• Block the abuser right away: One of the strategies to get rid of the harasser is not waiting for something terrible to happen and to block them from everywhere: block the phone number, social networking sites, email, etc. Contact your telephone company and ask them how you can restrict their number.

Keep in mind that there are limitations, and it depends from abuser to abuser. They can still contact you from another ID or phone number. Beware of the suspicious people in your surroundings.

  • Keep a check on the people you know: Friends and family are the closest people for most of us. We feel no hesitation sharing our personal information, even digital information like social media passwords and phone patterns. However, some people can still be a threat to you and mean bad for you at every step.

Except for only the five people you genuinely trust, never share any kind of personal information with anyone at all. A  jealous acquaintance or a colleague having a grudge with you can leak out your credentials.

Also, make sure the new people you meet or the new friends you make have an authentic identity. If something seems suspicious about the new friend you just met at a party and exchanged phone numbers with, use Nuwber for identity confirmation and see what comes up when you type their name and hit the search button. This way, you and your data will always stay protected.

  • Check your privacy settings: To keep yourself safe for future events, you can change your privacy settings if they are public. Information like your date of birth, phone number, and email address should be confidential. Never let a stranger approach your social media sites and phone information. Always keep your phone protected by a strong pattern or password.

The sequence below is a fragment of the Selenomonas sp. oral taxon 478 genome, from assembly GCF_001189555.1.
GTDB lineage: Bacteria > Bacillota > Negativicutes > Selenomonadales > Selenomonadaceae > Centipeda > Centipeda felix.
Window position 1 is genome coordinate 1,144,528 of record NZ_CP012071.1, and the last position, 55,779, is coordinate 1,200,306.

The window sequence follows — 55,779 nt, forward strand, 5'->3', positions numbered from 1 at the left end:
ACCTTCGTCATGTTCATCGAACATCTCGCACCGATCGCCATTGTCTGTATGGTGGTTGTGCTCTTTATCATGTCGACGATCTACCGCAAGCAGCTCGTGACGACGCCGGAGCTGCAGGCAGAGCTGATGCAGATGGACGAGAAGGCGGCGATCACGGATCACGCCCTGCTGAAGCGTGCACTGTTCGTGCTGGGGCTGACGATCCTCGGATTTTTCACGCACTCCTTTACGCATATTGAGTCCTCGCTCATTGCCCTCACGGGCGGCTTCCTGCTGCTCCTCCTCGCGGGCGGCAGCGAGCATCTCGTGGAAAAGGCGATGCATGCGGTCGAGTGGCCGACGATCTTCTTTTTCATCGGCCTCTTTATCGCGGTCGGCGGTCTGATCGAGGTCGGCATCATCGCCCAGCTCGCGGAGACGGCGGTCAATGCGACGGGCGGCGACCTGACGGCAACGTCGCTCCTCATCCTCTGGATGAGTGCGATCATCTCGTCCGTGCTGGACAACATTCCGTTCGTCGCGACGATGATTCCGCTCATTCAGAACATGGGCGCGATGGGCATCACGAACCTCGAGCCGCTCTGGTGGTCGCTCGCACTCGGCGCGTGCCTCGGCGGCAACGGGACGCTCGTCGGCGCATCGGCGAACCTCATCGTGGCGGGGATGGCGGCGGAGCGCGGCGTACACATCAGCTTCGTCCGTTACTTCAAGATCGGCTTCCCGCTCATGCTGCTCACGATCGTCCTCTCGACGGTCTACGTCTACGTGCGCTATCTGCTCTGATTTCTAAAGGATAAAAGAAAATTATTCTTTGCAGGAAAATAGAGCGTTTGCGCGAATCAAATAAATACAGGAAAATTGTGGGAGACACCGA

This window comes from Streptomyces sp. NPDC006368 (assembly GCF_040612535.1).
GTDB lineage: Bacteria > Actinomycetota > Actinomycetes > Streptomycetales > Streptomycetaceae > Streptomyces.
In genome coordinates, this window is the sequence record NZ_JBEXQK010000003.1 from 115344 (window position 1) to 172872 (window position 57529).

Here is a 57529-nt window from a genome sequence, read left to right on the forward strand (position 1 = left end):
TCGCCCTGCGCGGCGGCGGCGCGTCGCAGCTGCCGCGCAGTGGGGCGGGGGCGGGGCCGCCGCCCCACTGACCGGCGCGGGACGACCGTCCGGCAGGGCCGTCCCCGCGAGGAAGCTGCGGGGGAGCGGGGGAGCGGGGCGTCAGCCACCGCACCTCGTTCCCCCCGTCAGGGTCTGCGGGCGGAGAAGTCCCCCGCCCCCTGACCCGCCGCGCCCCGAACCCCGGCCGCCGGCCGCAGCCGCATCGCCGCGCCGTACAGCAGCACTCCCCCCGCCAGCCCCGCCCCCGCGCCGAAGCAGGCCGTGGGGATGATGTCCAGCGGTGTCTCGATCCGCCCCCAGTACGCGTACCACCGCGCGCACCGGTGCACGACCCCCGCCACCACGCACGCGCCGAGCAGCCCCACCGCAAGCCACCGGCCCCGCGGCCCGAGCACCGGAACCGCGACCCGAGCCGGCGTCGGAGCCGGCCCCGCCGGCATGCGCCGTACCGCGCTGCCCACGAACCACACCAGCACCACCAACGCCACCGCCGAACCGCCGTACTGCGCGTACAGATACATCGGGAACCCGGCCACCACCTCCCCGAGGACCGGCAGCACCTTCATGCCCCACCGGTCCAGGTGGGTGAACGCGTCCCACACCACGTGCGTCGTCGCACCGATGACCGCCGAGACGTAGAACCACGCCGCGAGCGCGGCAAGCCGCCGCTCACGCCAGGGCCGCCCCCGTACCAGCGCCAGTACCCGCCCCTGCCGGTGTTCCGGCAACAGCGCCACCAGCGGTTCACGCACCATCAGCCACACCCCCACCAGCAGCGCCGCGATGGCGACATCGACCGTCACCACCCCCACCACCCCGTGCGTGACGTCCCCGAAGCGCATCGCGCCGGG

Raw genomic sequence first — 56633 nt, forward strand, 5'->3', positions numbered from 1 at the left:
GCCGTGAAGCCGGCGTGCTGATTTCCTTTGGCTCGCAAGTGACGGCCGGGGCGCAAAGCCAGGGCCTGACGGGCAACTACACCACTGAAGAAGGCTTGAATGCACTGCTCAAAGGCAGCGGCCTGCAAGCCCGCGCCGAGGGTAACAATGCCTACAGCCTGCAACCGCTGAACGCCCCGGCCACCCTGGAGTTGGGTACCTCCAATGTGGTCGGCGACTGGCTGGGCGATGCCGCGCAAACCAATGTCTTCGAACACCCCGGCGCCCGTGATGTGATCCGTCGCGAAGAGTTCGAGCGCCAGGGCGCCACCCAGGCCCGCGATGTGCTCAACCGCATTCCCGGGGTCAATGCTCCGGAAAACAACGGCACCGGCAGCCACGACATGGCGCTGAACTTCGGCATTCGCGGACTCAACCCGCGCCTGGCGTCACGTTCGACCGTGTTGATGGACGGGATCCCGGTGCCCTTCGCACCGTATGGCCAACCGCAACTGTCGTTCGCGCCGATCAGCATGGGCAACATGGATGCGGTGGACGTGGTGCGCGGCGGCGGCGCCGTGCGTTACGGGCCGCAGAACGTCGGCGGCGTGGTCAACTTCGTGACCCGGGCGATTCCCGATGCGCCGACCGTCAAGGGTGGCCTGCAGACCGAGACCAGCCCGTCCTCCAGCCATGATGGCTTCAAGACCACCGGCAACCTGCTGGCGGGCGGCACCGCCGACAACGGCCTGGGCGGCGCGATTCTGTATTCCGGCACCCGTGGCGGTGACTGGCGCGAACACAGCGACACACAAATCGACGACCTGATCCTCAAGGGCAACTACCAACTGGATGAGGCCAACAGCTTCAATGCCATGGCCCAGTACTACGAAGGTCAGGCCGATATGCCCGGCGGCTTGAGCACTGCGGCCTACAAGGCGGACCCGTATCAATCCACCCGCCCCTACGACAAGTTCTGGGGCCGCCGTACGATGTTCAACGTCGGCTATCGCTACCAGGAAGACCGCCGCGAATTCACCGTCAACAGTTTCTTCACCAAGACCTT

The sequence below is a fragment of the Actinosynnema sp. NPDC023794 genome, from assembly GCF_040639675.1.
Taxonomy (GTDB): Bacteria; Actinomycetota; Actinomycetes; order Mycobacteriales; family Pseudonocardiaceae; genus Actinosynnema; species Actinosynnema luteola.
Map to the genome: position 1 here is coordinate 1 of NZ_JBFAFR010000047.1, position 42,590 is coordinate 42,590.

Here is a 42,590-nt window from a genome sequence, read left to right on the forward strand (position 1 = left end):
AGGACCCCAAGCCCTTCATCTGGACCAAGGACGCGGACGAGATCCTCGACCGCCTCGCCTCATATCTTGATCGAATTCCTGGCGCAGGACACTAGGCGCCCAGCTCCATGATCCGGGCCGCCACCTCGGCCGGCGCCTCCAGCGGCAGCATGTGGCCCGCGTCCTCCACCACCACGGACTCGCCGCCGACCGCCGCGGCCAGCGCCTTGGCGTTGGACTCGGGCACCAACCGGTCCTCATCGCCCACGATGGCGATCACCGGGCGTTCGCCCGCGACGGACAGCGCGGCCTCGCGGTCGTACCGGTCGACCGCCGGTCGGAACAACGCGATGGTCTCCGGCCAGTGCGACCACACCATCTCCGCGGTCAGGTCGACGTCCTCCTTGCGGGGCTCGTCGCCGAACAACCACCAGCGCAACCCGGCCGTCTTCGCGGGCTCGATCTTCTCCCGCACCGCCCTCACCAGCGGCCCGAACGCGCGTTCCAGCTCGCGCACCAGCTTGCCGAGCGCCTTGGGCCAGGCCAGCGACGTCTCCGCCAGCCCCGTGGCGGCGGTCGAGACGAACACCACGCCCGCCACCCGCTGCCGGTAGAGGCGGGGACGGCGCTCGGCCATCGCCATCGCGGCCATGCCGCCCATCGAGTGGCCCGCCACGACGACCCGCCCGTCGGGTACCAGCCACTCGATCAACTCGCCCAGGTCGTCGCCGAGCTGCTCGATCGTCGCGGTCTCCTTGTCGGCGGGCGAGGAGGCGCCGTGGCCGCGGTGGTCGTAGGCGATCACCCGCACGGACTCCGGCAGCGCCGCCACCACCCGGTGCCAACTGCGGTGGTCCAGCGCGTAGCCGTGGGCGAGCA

• Use a privacy manager: Many phone companies offer privacy manager services. The privacy manager uses Caller ID to identify incoming calls with no phone numbers. Calls marked as “anonymous”, “unavailable”, “out of the area”, or “private” must be identified to be completed.

Before your phone rings, a recorded message instructs the caller to unblock the call, enter a code number (similar to the above-mentioned inbound call blocking devices), or note down their name. You have the option of accepting or rejecting the call every time your phone rings. Forward the call to voice mail, or send a message to your telephone company instructing them to place you on their “do not call” list.

Conclusion

Phone harassment is increasing with time and has elevated in the times of the pandemic. It might be hard at first, but try to make yourself realize that all of what has happened to you is not your fault. You will be surprised at how absolute strangers can sometimes say the most inappropriate thing about you when you don’t even know them. Abusers and cyberbullies should be charged and sent to prosecution for harassment.  In no way, digital abuse should be ignored.